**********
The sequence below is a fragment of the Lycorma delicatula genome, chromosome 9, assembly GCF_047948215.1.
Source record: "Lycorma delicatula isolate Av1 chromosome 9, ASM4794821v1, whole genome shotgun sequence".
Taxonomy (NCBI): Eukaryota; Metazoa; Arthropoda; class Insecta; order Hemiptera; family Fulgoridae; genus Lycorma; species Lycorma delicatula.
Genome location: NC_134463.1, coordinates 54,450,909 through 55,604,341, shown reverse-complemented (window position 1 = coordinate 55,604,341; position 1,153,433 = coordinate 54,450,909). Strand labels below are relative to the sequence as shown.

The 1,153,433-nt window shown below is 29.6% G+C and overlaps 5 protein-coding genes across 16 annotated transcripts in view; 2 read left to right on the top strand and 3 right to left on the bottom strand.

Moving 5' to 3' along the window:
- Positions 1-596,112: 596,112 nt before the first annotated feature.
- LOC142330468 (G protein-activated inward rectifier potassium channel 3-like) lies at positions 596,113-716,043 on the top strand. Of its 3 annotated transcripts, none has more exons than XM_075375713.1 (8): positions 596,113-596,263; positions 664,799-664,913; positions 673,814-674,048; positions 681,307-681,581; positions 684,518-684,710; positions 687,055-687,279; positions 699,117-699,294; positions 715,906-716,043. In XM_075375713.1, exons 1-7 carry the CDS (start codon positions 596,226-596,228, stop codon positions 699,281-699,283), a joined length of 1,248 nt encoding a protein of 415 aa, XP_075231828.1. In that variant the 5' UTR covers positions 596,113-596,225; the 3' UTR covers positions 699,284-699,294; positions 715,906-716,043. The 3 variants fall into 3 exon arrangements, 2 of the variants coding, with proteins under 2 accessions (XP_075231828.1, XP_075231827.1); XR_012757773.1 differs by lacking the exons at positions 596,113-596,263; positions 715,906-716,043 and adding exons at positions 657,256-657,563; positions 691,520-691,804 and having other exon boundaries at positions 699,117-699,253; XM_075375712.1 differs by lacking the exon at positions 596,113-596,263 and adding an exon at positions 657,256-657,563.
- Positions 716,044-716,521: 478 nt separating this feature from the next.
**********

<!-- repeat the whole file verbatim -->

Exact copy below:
The sequence below is a fragment of the Lycorma delicatula genome, chromosome 9, assembly GCF_047948215.1.
Source record: "Lycorma delicatula isolate Av1 chromosome 9, ASM4794821v1, whole genome shotgun sequence".
Taxonomy (NCBI): Eukaryota; Metazoa; Arthropoda; class Insecta; order Hemiptera; family Fulgoridae; genus Lycorma; species Lycorma delicatula.
Genome location: NC_134463.1, coordinates 54,450,909 through 55,604,341, shown reverse-complemented (window position 1 = coordinate 55,604,341; position 1,153,433 = coordinate 54,450,909). Strand labels below are relative to the sequence as shown.

The 1,153,433-nt window shown below is 29.6% G+C and overlaps 5 protein-coding genes across 16 annotated transcripts in view; 2 read left to right on the top strand and 3 right to left on the bottom strand.

Moving 5' to 3' along the window:
- Positions 1-596,112: 596,112 nt before the first annotated feature.
- LOC142330468 (G protein-activated inward rectifier potassium channel 3-like) lies at positions 596,113-716,043 on the top strand. Of its 3 annotated transcripts, none has more exons than XM_075375713.1 (8): positions 596,113-596,263; positions 664,799-664,913; positions 673,814-674,048; positions 681,307-681,581; positions 684,518-684,710; positions 687,055-687,279; positions 699,117-699,294; positions 715,906-716,043. In XM_075375713.1, exons 1-7 carry the CDS (start codon positions 596,226-596,228, stop codon positions 699,281-699,283), a joined length of 1,248 nt encoding a protein of 415 aa, XP_075231828.1. In that variant the 5' UTR covers positions 596,113-596,225; the 3' UTR covers positions 699,284-699,294; positions 715,906-716,043. The 3 variants fall into 3 exon arrangements, 2 of the variants coding, with proteins under 2 accessions (XP_075231828.1, XP_075231827.1); XR_012757773.1 differs by lacking the exons at positions 596,113-596,263; positions 715,906-716,043 and adding exons at positions 657,256-657,563; positions 691,520-691,804 and having other exon boundaries at positions 699,117-699,253; XM_075375712.1 differs by lacking the exon at positions 596,113-596,263 and adding an exon at positions 657,256-657,563.
- Positions 716,044-716,521: 478 nt separating this feature from the next.